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-   -   How to preform a triangle choke (http://www.mmaforum.com/grappling-technique/7554-how-preform-triangle-choke.html)

americanfighter 01-13-2007 04:04 PM

How to preform a triangle choke
 
this is a video showing how you should do a triangle choke way you do a triangle choke.
YouTube - proper triangle choke

TheSuplexor 01-13-2007 05:20 PM

sweet....the way he talks reminds me of tito.....is that how you learned the move?

americanfighter 01-13-2007 08:31 PM

no I some one tought me

IronMan 01-14-2007 12:43 AM

Dean is one helluva grappler, much respect to him. I guess this answers that question about how not to get slammed.

kishiro 01-14-2007 12:30 PM

as i have said many times before angles are the key to ground fighting, as dean lister shows it.
about the slam, that angle works if they are closer to the same size. as i have said it before i did have an angle on him, my angle was at such a degree that my ear was at his ankle & i had it trapped with my forearm and wrist hooking it, but his size and strength advantage clearly showed. i am, 135lbs my teammate is 225. there is a bit if a size diffrence. now find someone 90lbs lighter than you, show them how to stop the slam, and see if you can pic them up. if you are anything close to being in shape you should be able to do this.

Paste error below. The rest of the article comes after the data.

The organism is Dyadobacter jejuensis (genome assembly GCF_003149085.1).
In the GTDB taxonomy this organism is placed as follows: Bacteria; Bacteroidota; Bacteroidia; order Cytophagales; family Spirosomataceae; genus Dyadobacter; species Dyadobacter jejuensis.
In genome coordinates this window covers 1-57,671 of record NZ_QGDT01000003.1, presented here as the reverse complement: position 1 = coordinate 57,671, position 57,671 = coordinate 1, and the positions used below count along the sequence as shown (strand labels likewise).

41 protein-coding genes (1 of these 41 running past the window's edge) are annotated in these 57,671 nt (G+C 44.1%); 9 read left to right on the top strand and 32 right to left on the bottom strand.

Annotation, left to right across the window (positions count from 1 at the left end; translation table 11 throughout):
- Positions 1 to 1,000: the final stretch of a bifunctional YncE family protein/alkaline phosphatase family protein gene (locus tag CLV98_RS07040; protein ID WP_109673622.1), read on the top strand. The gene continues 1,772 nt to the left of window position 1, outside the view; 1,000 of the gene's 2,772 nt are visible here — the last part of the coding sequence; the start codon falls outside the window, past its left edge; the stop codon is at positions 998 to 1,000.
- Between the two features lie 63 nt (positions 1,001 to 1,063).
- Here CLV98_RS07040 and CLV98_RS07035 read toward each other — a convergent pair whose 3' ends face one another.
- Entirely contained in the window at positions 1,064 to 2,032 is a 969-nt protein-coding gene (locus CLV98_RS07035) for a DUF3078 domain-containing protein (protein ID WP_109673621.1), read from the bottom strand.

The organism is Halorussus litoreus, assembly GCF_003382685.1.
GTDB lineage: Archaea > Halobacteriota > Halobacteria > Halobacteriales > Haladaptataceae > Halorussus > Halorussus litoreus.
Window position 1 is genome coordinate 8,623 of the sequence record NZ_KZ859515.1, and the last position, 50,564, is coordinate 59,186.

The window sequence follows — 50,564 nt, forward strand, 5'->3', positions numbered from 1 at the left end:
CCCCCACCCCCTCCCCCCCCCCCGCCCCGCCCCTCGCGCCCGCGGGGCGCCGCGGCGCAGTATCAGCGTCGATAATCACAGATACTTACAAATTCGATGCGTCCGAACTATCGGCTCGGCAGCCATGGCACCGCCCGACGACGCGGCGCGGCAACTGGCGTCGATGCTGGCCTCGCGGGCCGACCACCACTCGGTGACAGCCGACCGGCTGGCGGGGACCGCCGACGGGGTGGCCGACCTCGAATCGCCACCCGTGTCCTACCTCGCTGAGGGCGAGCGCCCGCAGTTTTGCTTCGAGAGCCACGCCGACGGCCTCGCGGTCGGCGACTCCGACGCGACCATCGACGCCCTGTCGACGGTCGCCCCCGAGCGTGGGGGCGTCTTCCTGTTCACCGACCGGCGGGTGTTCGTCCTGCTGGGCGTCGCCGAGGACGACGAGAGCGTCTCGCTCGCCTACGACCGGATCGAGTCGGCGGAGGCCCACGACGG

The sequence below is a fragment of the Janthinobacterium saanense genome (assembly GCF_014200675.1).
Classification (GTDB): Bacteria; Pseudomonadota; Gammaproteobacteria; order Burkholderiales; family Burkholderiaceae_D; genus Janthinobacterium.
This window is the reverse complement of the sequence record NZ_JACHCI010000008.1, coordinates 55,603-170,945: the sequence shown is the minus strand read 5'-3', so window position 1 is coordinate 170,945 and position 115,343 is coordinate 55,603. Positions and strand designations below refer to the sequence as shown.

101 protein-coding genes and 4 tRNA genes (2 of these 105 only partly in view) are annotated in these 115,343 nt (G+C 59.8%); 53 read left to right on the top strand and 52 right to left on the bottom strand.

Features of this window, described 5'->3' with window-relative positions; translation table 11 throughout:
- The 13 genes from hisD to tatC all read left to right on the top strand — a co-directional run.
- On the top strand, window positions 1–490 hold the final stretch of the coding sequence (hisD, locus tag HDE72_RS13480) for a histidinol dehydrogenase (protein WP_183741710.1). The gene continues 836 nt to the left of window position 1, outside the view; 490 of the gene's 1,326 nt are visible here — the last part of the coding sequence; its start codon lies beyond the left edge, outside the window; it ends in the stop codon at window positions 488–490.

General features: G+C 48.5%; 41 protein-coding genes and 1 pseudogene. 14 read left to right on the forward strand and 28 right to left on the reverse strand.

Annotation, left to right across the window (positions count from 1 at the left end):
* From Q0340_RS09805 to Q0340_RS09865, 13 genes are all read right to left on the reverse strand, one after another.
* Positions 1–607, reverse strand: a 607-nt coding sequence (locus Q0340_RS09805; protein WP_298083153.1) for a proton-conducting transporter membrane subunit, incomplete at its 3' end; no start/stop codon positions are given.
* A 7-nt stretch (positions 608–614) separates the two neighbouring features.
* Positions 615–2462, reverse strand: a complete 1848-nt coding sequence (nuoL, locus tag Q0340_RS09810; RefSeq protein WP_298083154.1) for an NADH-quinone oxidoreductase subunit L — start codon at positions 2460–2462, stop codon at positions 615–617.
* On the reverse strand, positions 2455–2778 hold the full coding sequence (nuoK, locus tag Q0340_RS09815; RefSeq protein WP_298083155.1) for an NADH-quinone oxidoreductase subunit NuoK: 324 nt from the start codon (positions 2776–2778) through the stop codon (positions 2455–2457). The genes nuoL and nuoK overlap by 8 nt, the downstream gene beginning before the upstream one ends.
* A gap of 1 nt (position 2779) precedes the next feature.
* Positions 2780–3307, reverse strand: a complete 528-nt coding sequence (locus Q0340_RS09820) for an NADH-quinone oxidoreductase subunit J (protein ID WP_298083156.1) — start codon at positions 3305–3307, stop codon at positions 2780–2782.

IronMan 01-14-2007 01:40 PM

Quote:

Originally Posted by kishiro
about the slam, that angle works if they are closer to the same size. as i have said it before i did have an angle on him, my angle was at such a degree that my ear was at his ankle & i had it trapped with my forearm and wrist hooking it, but his size and strength advantage clearly showed. i am, 135lbs my teammate is 225. there is a bit if a size diffrence. now find someone 90lbs lighter than you, show them how to stop the slam, and see if you can pic them up. if you are anything close to being in shape you should be able to do this.

If I was trying to find someone 90 pounds lighter than me they would be 65 pounds. Not happening.

One of the things that Dean does is he keeps his body at a distance so his opponent can't get his hips under him to get a full lift on him. It keeps your opponent off of his center and tipping over. I guess this is how Dean defends against the slam, and it looks like it works.